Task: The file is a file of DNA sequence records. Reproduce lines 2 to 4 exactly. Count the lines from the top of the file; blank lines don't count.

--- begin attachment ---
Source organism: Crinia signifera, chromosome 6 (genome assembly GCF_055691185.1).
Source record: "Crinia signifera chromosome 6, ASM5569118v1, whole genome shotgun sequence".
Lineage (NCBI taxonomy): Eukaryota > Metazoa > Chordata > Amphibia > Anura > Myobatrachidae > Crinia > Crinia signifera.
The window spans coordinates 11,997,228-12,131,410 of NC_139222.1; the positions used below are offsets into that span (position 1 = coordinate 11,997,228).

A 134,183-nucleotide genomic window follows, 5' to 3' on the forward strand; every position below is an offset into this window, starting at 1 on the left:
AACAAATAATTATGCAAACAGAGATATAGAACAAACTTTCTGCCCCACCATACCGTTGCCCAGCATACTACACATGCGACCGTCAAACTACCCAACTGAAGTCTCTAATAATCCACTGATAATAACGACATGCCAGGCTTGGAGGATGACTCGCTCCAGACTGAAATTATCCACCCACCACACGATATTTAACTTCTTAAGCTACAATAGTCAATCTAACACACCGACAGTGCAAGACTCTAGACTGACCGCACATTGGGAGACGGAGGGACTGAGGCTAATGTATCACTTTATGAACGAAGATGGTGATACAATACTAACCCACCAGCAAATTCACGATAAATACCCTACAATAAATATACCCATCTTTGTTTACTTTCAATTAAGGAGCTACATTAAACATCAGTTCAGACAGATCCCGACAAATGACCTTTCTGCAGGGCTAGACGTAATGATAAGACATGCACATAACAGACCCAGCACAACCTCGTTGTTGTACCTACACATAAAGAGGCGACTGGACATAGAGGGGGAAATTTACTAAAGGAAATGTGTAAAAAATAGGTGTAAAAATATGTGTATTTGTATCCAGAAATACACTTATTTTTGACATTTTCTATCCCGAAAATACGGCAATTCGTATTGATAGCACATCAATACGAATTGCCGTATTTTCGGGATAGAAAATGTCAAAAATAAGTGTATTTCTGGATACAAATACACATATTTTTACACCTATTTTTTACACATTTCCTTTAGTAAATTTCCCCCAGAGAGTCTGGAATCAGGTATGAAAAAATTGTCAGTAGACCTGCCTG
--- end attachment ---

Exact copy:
Source record: "Crinia signifera chromosome 6, ASM5569118v1, whole genome shotgun sequence".
Lineage (NCBI taxonomy): Eukaryota > Metazoa > Chordata > Amphibia > Anura > Myobatrachidae > Crinia > Crinia signifera.
The window spans coordinates 11,997,228-12,131,410 of NC_139222.1; the positions used below are offsets into that span (position 1 = coordinate 11,997,228).